The cost of living in California is expensive to say the least. If you
have been raising your children on your own for some time, or if you recently
broke up with your children’s other parent, it won’t be long
before you realize that
child support can make a huge difference in your children’s quality of life.
Sometimes, single parents can have a sense of pride and they’ll try
to support their children on their own, but this is not necessarily in
the children’s best interests. Whether or not the parents were ever
married, children deserve to be financially supported by both parents.
While it may seem complicated if you were never married to your children’s
other parent or if he or she has barely been in your children’s
lives, that does not mean that you have to do this alone. There are sophisticated
processes in place specifically designed to help single parents collect
child support, even if the other parent lives in another state or has
essentially “fallen off the grid.”
Going to Court for Child Support
Suppose you wish to ask for a child support order. In order to do this,
you will have to go to court to ask for it to issue an order. How you
go about this will depend on your answer:
If you are starting from scratch, the type of case you start will depend
on whether you’re married to the other parent or in a domestic partnership.
If you are currently married to your children’s other parent or
in a registered domestic partnership, you can ask the court for a child
support order in the following types of cases:
- Legal separation
- Domestic violence restraining order
- Petition for Custody and Support for Minor Children
To get your child support case started, first you’ll need to open
one of the above cases, then you can ask for a child support order. “But
what if we’re not married?” If you are NOT married or in a
domestic partnership, you can still ask the court for child support in the following types of cases:
- Paternity action
- Domestic violence restraining order
- Petition for Custody and Support of Minor Children
What if I Have an Open Case?
Remember, you cannot ask the court for child support unless you have an
open family law case. If you already have an open case; for example, a
legal separation, a divorce, or a paternity action, then an attorney from
our firm can fill out the necessary court forms on your behalf. The appropriate
form in this situation is called a
Request for Order (Form FL-300). “If this form is filed, does it mean that my children’s
other parent has to show up at court for a hearing?”
If a Form FL-300 is filed, it doesn’t necessarily mean the other
parent has to show up at court. After all, he or she may be MIA and the
courts realize that this happens sometimes, especially in child support
cases. “What if I can’t locate the other parent?”
Like we said earlier, this happens. To enforce a child support order for
a missing parent, the local child support agency (LCSA) will have to locate
the non-custodial parent. You can help the LCSA by providing them with
information about the individual’s income, assets, and whereabouts.
How does the LCSA locate missing parents?
- Driver license records
- Motor vehicle registration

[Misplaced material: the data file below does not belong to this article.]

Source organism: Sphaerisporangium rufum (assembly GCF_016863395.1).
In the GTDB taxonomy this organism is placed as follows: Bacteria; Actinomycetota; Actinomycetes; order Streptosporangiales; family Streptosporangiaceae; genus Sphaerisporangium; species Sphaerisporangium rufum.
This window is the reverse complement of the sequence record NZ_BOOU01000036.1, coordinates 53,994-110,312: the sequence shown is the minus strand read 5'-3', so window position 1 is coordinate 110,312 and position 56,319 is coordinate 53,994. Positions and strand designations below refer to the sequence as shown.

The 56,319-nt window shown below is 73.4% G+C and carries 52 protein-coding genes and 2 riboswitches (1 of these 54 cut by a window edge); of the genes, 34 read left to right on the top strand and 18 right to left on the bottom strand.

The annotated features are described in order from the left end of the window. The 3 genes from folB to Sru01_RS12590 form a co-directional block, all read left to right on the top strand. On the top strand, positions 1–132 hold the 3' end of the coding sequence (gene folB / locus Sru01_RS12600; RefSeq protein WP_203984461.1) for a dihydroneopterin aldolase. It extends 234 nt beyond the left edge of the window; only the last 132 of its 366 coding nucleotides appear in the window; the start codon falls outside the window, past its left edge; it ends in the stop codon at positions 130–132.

- State licensing boards (for professional licenses)
- Current employers
- Previous employers
- Unemployment records
- Employment records
- Law enforcement agencies
- Probation and parole offices
- Credit reporting agencies
- California Employment Development Department
- The Federal Parent Locator Service
If a non-custodial parent cannot be located, the California Employment
Development Department can be helpful at times. Why? Because, when parents
owe child support, they may be found on the EDD’s new Employee Registry.
Under California law, all employers are required to report the names,
addresses and Social Security numbers of all new people that they hire,
so this can be a valuable resource.
You read about the EDD, which is on the state level. On the federal level,
there’s the Federal Parent Locator Service, a national directory
of new hires. This is a central database for employment across the country.
All U.S. employers are required by law to report a new hire’s name,
address, and Social Security number.
What if the Non-Custodial Parent in Another State?
Sometimes, a non-custodial parent will owe back child support and he or
she will move out of California. In fact, the parent may move around quite
a bit. This can be distressing for the custodial parent who needs the
child support payments to financially support their child. However, all
states have a child support agency that enforces child support orders.
“But don’t the laws vary from state-to-state?” While
this is true, all child support agencies work together to locate parents
and their assets to collect child support, whether it’s current
or past-due. Under the
Uniform Interstate Family Support Act (UIFSA), states must work together to enforce support orders. Additionally,
select foreign countries will work with our agencies to enforce a child
support order from the U.S.
California’s Child Support Laws
Even if the other parent is down the street and he or she is eager to pay
child support, it’s still necessary to ask the court for a legally-enforceable
court order. To learn more about obtaining a child support order in the
Greater Los Angeles Area,
contact our firm today.